HBO’s tech satire “Silicon Valley” (2014–) premiered its fifth season on March 25. The series has always drawn praise for its sharp satire of the tech industry’s absurd culture and for drawing attention to some of tech’s uglier facets. At a time when Facebook is under intense public scrutiny for enabling Russian interference in the 2016 election, and when dozens of other tech companies are bedeviled by accusations of sexual harassment, facilitating hate speech and yawning gender inequality, there is ample real-world inspiration for a sharply written satire of the tech world. Unfortunately, the fifth season’s first two episodes mostly squander this potential.
Season five begins with wunderkind Richard Hendricks (Thomas Middleditch) and his retinue of misfits working at their startup Pied Piper. Pied Piper’s mission is to build a revolutionary “distributed internet” that will be free from the dominance of big tech companies. One such company is Hooli, a Google-like behemoth led by series villain Gavin Belson (Matt Ross). After losing his position as CEO early last season and then disappearing to Tibet on a journey of self-discovery, Gavin is back at the helm of Hooli and is hellbent on crushing Richard so that Hooli can retain its dominance. The David-versus-Goliath struggle between Richard and Gavin has always been the foundation of the series, and by re-establishing this dynamic early on, season five looks to be a rehash of earlier seasons.
Barring a few allusions to current controversies in tech, such as a couple of anemic jokes about alt-right software engineers, season five derives most of its comedy from Richard’s incompetent leadership of his rapidly growing company. In one instance, Richard is so intimidated by the prospect of delivering remarks to his 50 or so employees that he vomits, soils his pants and falls face-first through a glass panel in front of his entire company. Richard’s spectacular lack of social or leadership skills has been a source of jokes for the series since its inception, but rather than the more cerebral bits of the past, season five seems content to fall back on overwrought physical comedy where Richard is concerned.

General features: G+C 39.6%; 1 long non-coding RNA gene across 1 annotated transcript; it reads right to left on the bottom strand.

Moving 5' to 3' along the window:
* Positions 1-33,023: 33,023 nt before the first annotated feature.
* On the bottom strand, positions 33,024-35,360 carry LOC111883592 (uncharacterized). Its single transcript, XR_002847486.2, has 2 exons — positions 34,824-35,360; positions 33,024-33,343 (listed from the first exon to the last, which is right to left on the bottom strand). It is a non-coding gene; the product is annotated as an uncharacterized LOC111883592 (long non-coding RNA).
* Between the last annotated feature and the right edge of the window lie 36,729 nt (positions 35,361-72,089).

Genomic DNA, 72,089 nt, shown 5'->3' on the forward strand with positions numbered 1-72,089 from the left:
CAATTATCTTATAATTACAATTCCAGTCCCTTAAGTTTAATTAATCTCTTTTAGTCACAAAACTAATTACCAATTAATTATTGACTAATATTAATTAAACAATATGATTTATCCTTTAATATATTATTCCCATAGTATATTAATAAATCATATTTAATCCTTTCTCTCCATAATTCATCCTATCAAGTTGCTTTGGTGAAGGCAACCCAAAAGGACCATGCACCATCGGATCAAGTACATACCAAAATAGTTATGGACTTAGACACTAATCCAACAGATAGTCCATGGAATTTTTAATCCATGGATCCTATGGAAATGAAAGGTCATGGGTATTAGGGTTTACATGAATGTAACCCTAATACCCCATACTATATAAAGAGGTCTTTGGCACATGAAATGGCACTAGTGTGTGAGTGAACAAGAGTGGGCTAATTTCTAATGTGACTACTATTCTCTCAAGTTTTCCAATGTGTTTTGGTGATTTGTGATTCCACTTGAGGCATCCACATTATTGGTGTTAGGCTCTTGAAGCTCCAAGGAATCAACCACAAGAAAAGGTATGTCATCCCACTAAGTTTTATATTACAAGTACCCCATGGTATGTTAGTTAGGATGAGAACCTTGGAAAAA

The intense rivalry between Dinesh (Kumail Nanjiani) and Gilfoyle (Martin Starr) also makes a return this season and is thankfully given a more thoughtful treatment than Richard. In the first couple of episodes, the pair engages in a bizarre duel over an electric vehicle parking space that culminates in Gilfoyle purchasing a Mad Max-esque electric vehicle on Cragslist and Dinesh crashing his brand new Tesla. But even when well-executed, a silly, pedantic competition between Dinesh and Gilfoyle is well-trodden ground for the series and feels stale.
Jian-Yang (Jimmy O. Yang), the Chinese “intern” who inhabits the same hacker hostel as Richard and friends, redeems this season’s early episodes somewhat. Jian-Yang is engaged in a hamfisted consipiracy to falsely prove the death of Erlich Bachman (T.J. Miller), who is currently languishing in a Chinese opium den, so that he can inherit Bachman’s estate. Bachman was written out of the show last season amid rumors of acrimony between Miller and the show’s producers, and Jian-Yang is clearly intended to replace Bachman. Jian-Yang’s macabre explanations of the logistics of faking Erlich’s death are delightfully weird and easily the highlight of season five’s opening.
In all, the fifth season is disappointing. All the elements that made the previous seasons great are still in place, but rehashed and recycled. The bevy of controversies that have beset tech over the past year are scarcely addressed and an overreliance on physical comedy diminishes the wit that won “Silicon Valley” such acclaim. Diehard fans of the series may find something to enjoy here, but for those who are not already invested, so far “Silicon Valley” season five is one to skip.